The Washington Post reports:

The presidential seal has been replaced by an eagle bearing President Trump’s signature. The eagle’s head faces right, not left, as on the seal. The 13 arrows representing the original states have disappeared. And the national motto, “E pluribus unum”—a Latin phrase that means “Out of many, one”—is gone.

Instead, both sides of the coin feature Trump’s campaign slogan, “Make America Great Again.”

The changes don’t stop there. In addition to his signature, Trump’s name appears three times on the coin, which is thicker than those made for past presidents. And forget the traditional subdued silver and copper: Trump’s coin, a White House aide marveled, is “very gold.”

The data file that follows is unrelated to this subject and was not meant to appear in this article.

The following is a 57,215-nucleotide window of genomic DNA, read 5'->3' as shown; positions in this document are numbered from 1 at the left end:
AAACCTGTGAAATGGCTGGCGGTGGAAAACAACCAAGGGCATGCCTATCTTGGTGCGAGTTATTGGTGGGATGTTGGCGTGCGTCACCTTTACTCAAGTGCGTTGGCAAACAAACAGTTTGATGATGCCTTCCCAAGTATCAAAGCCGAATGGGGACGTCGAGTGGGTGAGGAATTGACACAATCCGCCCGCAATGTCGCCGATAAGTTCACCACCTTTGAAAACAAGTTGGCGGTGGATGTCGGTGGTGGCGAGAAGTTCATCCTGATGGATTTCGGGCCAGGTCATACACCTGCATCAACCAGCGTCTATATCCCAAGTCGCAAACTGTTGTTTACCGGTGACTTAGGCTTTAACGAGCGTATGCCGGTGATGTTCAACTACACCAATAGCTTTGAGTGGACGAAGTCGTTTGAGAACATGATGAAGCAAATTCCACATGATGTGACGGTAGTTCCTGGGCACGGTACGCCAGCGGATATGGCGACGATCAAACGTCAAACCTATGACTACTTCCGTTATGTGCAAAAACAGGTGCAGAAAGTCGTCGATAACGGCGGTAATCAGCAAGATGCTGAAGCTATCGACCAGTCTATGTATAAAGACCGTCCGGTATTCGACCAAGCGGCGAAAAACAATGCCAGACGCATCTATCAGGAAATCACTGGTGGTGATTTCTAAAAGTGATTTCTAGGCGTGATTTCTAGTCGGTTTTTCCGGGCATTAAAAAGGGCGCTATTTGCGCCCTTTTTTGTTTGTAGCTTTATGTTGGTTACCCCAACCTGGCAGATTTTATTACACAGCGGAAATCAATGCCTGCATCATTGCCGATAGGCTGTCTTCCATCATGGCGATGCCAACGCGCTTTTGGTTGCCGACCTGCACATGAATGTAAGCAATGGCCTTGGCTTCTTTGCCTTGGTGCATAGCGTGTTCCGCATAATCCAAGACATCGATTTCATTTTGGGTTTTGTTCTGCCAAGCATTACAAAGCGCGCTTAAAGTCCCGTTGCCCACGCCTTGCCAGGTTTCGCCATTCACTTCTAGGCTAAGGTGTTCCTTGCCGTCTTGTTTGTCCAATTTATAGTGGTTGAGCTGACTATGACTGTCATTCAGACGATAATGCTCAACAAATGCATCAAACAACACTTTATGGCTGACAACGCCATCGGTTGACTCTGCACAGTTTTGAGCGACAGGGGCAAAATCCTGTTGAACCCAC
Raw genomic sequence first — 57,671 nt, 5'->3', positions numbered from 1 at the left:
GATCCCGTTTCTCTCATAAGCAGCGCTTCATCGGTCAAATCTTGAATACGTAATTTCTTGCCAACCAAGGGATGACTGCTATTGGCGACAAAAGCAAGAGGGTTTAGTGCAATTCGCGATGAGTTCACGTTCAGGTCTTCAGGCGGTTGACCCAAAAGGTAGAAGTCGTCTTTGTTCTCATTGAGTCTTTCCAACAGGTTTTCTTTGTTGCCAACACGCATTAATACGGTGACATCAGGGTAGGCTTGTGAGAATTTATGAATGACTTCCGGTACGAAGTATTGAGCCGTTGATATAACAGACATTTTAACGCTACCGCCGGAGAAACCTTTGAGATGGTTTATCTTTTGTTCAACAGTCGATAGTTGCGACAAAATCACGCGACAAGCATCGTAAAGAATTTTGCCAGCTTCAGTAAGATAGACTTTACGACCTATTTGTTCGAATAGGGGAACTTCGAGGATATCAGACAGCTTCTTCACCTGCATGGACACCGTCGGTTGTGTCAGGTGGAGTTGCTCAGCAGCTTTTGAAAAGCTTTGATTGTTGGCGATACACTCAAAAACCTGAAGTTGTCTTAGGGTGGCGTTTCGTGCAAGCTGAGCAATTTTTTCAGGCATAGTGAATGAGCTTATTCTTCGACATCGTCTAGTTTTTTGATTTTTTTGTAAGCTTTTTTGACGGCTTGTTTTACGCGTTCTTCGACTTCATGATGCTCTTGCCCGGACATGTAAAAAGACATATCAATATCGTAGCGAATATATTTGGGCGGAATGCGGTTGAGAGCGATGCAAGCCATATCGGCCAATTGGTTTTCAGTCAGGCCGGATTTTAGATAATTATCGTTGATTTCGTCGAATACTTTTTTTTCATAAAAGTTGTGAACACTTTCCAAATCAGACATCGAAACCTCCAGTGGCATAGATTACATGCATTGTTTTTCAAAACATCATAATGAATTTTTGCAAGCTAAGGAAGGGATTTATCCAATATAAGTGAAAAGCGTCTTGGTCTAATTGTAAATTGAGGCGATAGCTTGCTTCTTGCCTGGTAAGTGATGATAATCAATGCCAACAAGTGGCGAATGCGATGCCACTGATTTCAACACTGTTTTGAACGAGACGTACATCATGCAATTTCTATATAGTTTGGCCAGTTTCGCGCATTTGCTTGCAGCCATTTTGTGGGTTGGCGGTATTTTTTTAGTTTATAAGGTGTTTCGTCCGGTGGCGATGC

The aide said the president, whose real estate properties are known for their gilded displays of wealth and status, was personally involved in redesigning the coin. Trump, who also had a hand in creating his famous red campaign hat, “wanted to weigh in on it,” the aide said. “It’s beautifully made.”

The move is all part of the president’s demoralization strategy, and his supporters, some of whom are poor, hailed the action as another example of Trump keeping his campaign promise to “drain the swamp” and “fight for us.”

Some non-poor people rejoiced by buying Rolex watches for themselves and others.

Trump is a big believer in self-reliance. His dad gave him just $1 million to start his career, and he turned it into six bankruptcies, three marriages and the most powerful job on earth. That could be you.